When parents seek a divorce, child custody is often their most pressing concern. In fact, disputes over legal custody and parenting time can continue until the youngest child finally reaches adulthood.
If you’re unhappy with the parenting time allocation you currently have, can you ask the court for a modification? Maybe.
Has it been at least two years since the prior order was established?
No matter how much you hate the current orders surrounding your custody and parenting time, the court won’t even entertain the notion of a modification for the first two years unless one of the following is true:
- The current situation somehow seriously puts your child’s mental, moral, physical or emotional health at risk.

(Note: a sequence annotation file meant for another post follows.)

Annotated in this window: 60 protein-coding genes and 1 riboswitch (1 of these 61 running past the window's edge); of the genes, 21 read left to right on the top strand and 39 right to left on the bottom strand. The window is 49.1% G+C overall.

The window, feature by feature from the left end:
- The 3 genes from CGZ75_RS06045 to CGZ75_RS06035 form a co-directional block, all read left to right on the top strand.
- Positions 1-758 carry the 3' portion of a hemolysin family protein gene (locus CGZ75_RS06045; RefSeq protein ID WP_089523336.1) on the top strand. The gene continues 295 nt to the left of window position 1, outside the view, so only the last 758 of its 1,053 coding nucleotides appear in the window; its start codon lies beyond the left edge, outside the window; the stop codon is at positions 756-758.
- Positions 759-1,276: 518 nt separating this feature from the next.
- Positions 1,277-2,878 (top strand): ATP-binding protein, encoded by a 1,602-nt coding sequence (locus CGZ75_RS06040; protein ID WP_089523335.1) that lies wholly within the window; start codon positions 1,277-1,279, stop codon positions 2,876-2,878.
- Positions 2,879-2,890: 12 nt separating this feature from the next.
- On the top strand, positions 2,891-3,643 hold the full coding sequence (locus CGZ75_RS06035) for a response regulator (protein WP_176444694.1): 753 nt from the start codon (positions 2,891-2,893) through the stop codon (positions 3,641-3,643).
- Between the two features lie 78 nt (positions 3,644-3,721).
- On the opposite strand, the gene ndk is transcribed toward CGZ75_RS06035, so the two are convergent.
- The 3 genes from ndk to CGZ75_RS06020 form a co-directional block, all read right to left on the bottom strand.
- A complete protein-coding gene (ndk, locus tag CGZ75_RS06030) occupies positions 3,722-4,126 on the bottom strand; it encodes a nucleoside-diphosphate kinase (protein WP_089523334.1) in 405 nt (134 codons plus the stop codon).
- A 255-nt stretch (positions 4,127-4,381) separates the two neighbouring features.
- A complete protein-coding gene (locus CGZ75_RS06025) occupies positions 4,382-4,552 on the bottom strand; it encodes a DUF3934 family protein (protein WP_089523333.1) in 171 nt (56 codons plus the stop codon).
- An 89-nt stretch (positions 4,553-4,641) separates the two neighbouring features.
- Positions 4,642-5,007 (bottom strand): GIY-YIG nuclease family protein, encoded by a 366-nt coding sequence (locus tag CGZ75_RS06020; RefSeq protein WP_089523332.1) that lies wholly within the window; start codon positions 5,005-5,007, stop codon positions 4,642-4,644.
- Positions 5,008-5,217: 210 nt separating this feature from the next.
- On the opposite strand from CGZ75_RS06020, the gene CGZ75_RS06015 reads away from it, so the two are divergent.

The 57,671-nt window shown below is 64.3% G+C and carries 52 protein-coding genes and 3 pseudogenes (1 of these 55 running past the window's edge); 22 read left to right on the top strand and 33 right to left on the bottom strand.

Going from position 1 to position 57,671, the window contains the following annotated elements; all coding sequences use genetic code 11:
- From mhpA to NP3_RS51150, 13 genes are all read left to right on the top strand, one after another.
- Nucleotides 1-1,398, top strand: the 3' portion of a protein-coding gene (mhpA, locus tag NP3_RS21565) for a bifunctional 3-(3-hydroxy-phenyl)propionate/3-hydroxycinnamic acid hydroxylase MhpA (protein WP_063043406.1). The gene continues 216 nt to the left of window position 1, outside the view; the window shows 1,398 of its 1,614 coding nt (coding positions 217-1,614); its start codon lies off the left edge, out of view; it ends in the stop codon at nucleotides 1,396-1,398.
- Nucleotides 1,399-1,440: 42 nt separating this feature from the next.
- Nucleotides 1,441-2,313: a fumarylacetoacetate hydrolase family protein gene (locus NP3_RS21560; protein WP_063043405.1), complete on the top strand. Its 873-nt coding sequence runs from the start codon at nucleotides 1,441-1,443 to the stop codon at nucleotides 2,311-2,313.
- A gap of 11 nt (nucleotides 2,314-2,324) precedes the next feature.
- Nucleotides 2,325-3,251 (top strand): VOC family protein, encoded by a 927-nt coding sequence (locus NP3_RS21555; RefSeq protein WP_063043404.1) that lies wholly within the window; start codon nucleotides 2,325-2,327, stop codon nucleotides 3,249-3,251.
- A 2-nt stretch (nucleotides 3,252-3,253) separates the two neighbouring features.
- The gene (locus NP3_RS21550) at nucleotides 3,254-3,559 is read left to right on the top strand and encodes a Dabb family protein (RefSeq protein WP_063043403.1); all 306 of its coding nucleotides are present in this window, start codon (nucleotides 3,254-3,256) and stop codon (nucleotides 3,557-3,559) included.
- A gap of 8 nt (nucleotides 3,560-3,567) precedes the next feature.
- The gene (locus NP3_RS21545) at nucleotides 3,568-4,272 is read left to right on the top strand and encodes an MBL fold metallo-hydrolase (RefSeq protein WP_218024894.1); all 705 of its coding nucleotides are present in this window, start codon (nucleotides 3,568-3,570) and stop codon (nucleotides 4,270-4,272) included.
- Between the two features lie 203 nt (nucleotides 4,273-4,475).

- The child’s other custodian has already given the child over to another “de facto” custodian.
For example, maybe your child’s other parent has developed a serious drug addiction since your split, and you’re genuinely worried about their ability to handle even basic parenting responsibilities. Maybe your co-parent left for parts unknown, and you find out that your child has been staying with their grandparent.
Do you have a good reason for asking for the modification?
Even if it has been two years (or longer) since the custody and parenting order was established, you may still not be able to obtain a modification without a good reason. The court will always be concerned first with what’s in the best interests of the children — not what the parents may want.
Because child custody issues can be very emotional for the people involved, it’s wisest to get experienced legal guidance regarding your options. That may help you uncover solutions to your custody problem that hadn’t considered.